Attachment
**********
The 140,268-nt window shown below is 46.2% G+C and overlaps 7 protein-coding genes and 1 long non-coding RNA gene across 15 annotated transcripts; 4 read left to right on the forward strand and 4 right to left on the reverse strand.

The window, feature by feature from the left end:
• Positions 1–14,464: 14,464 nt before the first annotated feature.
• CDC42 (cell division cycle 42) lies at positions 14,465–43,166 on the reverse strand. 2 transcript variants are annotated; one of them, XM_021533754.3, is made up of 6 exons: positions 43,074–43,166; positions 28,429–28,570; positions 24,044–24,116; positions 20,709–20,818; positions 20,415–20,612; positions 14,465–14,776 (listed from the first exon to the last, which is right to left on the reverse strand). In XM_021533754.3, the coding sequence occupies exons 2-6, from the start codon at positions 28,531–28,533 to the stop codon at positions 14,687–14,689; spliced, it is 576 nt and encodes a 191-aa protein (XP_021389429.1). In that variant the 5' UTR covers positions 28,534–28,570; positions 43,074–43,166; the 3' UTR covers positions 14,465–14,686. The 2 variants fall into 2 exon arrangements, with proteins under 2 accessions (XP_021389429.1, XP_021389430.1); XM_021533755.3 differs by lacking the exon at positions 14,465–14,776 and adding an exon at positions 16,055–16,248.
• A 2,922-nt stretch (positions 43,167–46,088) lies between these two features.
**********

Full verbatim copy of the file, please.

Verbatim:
The 140,268-nt window shown below is 46.2% G+C and overlaps 7 protein-coding genes and 1 long non-coding RNA gene across 15 annotated transcripts; 4 read left to right on the forward strand and 4 right to left on the reverse strand.

The window, feature by feature from the left end:
• Positions 1–14,464: 14,464 nt before the first annotated feature.
• CDC42 (cell division cycle 42) lies at positions 14,465–43,166 on the reverse strand. 2 transcript variants are annotated; one of them, XM_021533754.3, is made up of 6 exons: positions 43,074–43,166; positions 28,429–28,570; positions 24,044–24,116; positions 20,709–20,818; positions 20,415–20,612; positions 14,465–14,776 (listed from the first exon to the last, which is right to left on the reverse strand). In XM_021533754.3, the coding sequence occupies exons 2-6, from the start codon at positions 28,531–28,533 to the stop codon at positions 14,687–14,689; spliced, it is 576 nt and encodes a 191-aa protein (XP_021389429.1). In that variant the 5' UTR covers positions 28,534–28,570; positions 43,074–43,166; the 3' UTR covers positions 14,465–14,686. The 2 variants fall into 2 exon arrangements, with proteins under 2 accessions (XP_021389429.1, XP_021389430.1); XM_021533755.3 differs by lacking the exon at positions 14,465–14,776 and adding an exon at positions 16,055–16,248.
• A 2,922-nt stretch (positions 43,167–46,088) lies between these two features.